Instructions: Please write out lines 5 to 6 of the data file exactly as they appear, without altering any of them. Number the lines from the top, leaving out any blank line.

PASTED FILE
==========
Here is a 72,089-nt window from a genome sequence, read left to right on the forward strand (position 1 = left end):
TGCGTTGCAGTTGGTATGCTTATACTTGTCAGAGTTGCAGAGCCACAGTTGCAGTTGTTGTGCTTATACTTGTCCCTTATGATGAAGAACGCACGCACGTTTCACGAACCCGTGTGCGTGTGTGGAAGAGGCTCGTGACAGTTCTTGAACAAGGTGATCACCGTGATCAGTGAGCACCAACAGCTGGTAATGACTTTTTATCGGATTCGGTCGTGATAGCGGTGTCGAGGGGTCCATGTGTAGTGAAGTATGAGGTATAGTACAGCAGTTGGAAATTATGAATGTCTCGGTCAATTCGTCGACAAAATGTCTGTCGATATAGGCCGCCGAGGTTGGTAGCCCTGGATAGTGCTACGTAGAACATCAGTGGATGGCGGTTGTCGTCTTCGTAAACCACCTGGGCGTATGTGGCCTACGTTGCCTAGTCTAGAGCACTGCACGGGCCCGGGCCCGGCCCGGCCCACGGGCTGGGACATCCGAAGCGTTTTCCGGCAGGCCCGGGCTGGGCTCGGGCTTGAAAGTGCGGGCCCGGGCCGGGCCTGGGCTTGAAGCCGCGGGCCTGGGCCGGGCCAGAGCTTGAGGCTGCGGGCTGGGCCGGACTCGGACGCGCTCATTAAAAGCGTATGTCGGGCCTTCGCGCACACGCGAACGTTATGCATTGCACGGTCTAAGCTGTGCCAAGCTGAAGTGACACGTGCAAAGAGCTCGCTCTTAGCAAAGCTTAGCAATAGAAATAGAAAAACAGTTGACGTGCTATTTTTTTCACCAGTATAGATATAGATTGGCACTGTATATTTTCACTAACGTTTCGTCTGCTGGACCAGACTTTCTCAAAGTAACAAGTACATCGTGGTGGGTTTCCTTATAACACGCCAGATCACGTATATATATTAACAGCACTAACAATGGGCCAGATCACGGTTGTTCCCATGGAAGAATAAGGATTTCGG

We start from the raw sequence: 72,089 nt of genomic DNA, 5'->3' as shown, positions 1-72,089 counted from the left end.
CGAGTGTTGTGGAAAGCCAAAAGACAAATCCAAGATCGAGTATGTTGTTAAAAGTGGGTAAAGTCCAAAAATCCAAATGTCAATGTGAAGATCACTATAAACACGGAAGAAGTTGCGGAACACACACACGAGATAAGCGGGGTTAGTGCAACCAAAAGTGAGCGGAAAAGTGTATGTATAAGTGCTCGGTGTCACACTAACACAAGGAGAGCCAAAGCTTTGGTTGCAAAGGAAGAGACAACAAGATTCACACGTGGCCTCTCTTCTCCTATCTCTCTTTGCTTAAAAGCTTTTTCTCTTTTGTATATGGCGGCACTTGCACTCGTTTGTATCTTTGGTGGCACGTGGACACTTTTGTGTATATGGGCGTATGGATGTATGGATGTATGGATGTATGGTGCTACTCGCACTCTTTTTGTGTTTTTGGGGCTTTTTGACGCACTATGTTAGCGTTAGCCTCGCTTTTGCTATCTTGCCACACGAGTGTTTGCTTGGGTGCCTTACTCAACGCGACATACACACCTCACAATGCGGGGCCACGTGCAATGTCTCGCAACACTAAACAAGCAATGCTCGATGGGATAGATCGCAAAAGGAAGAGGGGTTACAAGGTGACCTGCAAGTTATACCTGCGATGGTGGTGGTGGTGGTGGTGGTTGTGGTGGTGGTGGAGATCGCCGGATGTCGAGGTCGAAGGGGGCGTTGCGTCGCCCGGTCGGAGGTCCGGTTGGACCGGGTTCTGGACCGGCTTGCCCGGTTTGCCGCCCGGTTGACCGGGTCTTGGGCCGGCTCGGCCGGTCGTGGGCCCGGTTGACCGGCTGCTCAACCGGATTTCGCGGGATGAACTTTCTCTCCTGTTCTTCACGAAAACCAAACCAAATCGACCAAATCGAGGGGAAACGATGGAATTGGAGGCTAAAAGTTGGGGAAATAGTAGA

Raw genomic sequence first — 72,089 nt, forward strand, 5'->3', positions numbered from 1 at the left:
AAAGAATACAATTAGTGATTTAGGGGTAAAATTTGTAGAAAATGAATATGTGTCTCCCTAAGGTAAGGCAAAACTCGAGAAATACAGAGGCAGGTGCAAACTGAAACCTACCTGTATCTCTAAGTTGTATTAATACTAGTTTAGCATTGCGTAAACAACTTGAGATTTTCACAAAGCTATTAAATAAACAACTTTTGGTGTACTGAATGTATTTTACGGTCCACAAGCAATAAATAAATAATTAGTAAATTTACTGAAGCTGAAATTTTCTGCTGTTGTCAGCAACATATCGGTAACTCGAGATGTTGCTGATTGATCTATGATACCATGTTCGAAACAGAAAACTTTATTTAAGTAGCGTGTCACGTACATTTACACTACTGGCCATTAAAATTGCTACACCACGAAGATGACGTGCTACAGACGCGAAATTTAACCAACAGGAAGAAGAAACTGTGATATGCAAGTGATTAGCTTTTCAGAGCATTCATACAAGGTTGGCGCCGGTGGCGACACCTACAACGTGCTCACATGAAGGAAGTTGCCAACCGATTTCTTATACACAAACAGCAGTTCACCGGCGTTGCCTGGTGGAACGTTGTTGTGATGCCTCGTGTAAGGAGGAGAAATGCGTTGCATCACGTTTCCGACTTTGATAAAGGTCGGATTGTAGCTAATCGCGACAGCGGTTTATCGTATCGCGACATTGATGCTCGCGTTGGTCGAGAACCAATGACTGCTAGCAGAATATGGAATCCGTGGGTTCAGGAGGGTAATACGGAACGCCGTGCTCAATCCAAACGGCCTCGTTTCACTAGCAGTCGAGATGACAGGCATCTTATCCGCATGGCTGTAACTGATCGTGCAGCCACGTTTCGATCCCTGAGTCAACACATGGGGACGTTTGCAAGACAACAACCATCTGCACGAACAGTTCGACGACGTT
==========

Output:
Raw genomic sequence first — 72,089 nt, forward strand, 5'->3', positions numbered from 1 at the left:
AAAGAATACAATTAGTGATTTAGGGGTAAAATTTGTAGAAAATGAATATGTGTCTCCCTAAGGTAAGGCAAAACTCGAGAAATACAGAGGCAGGTGCAAACTGAAACCTACCTGTATCTCTAAGTTGTATTAATACTAGTTTAGCATTGCGTAAACAACTTGAGATTTTCACAAAGCTATTAAATAAACAACTTTTGGTGTACTGAATGTATTTTACGGTCCACAAGCAATAAATAAATAATTAGTAAATTTACTGAAGCTGAAATTTTCTGCTGTTGTCAGCAACATATCGGTAACTCGAGATGTTGCTGATTGATCTATGATACCATGTTCGAAACAGAAAACTTTATTTAAGTAGCGTGTCACGTACATTTACACTACTGGCCATTAAAATTGCTACACCACGAAGATGACGTGCTACAGACGCGAAATTTAACCAACAGGAAGAAGAAACTGTGATATGCAAGTGATTAGCTTTTCAGAGCATTCATACAAGGTTGGCGCCGGTGGCGACACCTACAACGTGCTCACATGAAGGAAGTTGCCAACCGATTTCTTATACACAAACAGCAGTTCACCGGCGTTGCCTGGTGGAACGTTGTTGTGATGCCTCGTGTAAGGAGGAGAAATGCGTTGCATCACGTTTCCGACTTTGATAAAGGTCGGATTGTAGCTAATCGCGACAGCGGTTTATCGTATCGCGACATTGATGCTCGCGTTGGTCGAGAACCAATGACTGCTAGCAGAATATGGAATCCGTGGGTTCAGGAGGGTAATACGGAACGCCGTGCTCAATCCAAACGGCCTCGTTTCACTAGCAGTCGAGATGACAGGCATCTTATCCGCATGGCTGTAACTGATCGTGCAGCCACGTTTCGATCCCTGAGTCAACACATGGGGACGTTTGCAAGACAACAACCATCTGCACGAACAGTTCGACGACGTT